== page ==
27 JUL 2018 by ideonexus

 Break the Rules of a Game to Improve it

In The Well-Played Game, Bernard DeKoven advocates a fundamental adjustment in players' attitudes towards the rules of a game: You're not changing the game for the sake of changing it. You're changing it for the sake of finding a game that works. Once this freedom is established, once we have established why we want to change a game and how we go about it, a remarkable thing happens to us: We become the authorities. No matter what game we create, no matter how well we are able to play it,...
Folksonomies: gameplay
Folksonomies: gameplay
  1  notes

Like adding a push-your-luck component to Candyland or how SFR took Dragon Dice and refactored the rules to make it work.

13 DEC 2017 by ideonexus

 Despair, Cynicism, and Absurdism

Whereas modern cynicism brought despair about the ability of the human species to realize laudable ideals, postmodern cynicism doesn't — not because it's optimistic, but because it can't take ideals seriously in the first place. The prevailing attitude is Absurdism. A postmodern magazine may be irreverent, but not bitterly irreverent, for it's not purposefully irreverent; its aim is indiscriminate, because everyone is equally ridiculous. And anyway, there's no moral basis for passing judgme...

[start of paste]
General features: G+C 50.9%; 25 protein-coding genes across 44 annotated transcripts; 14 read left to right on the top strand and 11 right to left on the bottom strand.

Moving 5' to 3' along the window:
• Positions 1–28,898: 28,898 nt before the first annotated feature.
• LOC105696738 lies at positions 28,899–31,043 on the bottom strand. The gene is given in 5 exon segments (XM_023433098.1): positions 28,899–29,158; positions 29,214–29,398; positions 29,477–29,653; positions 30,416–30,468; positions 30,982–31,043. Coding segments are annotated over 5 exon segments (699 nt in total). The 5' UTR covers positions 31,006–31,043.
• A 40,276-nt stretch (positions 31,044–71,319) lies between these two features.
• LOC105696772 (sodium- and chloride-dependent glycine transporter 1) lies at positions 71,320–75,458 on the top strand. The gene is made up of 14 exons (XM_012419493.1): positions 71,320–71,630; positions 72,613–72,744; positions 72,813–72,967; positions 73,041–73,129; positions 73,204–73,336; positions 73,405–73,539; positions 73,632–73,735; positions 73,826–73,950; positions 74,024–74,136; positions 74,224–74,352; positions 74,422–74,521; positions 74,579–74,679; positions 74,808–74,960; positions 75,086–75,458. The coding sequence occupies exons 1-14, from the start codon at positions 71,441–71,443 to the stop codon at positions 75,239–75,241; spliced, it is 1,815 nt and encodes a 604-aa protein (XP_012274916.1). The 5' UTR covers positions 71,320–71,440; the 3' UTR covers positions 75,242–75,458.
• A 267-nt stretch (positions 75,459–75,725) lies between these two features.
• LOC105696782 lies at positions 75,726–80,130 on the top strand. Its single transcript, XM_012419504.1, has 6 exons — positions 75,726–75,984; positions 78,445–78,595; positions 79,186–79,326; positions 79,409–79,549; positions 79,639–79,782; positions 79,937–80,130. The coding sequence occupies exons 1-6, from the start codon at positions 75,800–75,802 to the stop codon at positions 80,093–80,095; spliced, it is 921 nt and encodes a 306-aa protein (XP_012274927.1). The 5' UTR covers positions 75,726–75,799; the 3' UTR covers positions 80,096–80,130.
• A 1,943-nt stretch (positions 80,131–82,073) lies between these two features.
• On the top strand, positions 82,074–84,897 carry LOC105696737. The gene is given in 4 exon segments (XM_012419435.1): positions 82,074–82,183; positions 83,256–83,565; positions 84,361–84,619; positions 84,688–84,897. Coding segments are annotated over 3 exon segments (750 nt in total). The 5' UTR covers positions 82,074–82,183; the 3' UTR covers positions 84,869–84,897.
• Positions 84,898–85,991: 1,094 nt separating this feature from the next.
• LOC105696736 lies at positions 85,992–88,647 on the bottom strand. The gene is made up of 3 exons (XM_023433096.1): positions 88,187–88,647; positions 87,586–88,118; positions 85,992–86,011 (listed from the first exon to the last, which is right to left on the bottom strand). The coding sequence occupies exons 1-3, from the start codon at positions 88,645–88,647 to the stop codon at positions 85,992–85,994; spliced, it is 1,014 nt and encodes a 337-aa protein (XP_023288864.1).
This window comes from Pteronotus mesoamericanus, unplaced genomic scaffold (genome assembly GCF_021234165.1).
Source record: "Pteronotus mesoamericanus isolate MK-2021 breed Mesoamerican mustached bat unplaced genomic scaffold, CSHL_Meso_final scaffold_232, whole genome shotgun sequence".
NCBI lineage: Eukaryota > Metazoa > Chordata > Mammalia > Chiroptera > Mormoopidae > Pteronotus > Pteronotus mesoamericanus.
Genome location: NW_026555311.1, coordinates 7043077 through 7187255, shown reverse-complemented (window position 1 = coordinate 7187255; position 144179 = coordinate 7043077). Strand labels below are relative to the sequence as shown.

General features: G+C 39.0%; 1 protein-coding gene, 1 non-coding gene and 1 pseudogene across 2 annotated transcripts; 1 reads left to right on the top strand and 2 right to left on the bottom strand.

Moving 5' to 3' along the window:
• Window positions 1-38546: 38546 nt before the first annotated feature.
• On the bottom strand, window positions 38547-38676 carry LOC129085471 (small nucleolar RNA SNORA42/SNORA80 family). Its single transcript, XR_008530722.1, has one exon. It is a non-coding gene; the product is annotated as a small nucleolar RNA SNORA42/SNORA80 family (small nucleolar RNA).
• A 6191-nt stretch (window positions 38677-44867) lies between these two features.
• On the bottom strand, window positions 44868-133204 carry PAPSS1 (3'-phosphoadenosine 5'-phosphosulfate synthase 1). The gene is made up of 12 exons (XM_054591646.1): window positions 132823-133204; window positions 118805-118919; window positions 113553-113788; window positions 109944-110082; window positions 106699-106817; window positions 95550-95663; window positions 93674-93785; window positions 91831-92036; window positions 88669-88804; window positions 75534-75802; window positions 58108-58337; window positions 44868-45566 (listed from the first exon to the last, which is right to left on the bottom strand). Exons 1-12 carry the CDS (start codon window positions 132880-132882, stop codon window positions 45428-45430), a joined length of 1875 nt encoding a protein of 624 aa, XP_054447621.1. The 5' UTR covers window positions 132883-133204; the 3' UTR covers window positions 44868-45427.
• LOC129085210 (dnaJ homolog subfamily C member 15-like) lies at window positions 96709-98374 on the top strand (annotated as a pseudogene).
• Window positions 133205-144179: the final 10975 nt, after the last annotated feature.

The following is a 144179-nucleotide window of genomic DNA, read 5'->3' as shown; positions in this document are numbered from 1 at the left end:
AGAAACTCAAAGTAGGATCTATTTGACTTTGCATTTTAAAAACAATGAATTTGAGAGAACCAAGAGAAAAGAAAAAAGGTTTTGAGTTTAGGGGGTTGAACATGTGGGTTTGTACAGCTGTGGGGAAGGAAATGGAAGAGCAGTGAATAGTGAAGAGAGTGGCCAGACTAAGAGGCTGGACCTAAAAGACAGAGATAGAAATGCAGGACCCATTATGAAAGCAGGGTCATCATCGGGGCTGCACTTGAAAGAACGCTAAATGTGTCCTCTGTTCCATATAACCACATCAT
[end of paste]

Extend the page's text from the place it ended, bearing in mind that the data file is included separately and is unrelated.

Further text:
Folksonomies: despair cynicism
Folksonomies: despair cynicism
  1  notes

I often see the attitudes of self-proclaimed cynics as actually expressions of despair. When I find myself enjoying media that these cynics claim to enjoy for nihilistic messages, like Rick and Morty, my appreciation of the media comes from what I see as absurdity.

13 DEC 2017 by ideonexus

 Thar

There is, in my view, a direct correlation between the poverty of many societies and their tendency toward the thar mentality. Italy is a striking example. There is a remarkable north-south gradient of attitude and wealth in Italy; the far north is wealthy, highly industrialized, participated vigorously in the Renaissance, and is fully in the European mainstream. Although machismo is everywhere in Italy, in the north it rarely leads to anything more than loud exchanges in traffic. As you trav...
  1  notes
 
25 OCT 2017 by ideonexus

 Anger isn't Necessary and Gets In the Way

A prominent author who recently disagreed with me on a technical matter quickly labelled me as belonging to a ‘department of bullshit’. Ouch! How is it possible not to get offended by this sort of thing, especially when it’s coming not from an anonymous troll, but from a famous guy with more than 200,000 followers? By implementing the advice of another Stoic philosopher, the second-century slave-turned-teacher Epictetus, who admonished his students in this way: ‘Remember that it is we...
Folksonomies: anger stoicism
Folksonomies: anger stoicism
  1  notes
10 MAR 2017 by ideonexus

 Stapleton's Use of Religious Terms

At the risk of raising thunder both on the Left and on the Right, I have occasionally used certain ideas and words derived from religion, and I have tried to interpret them in relation to modern needs. The valuable, though much damaged words "spiritual" and "worship," which have become almost as obscene to the Left as the good old sexual words are to the Right, are here intended to suggest an experience which the Right is apt to pervert and the Left to misconceive. This experience, I should s...
Folksonomies: language religiosity
Folksonomies: language religiosity
  1  notes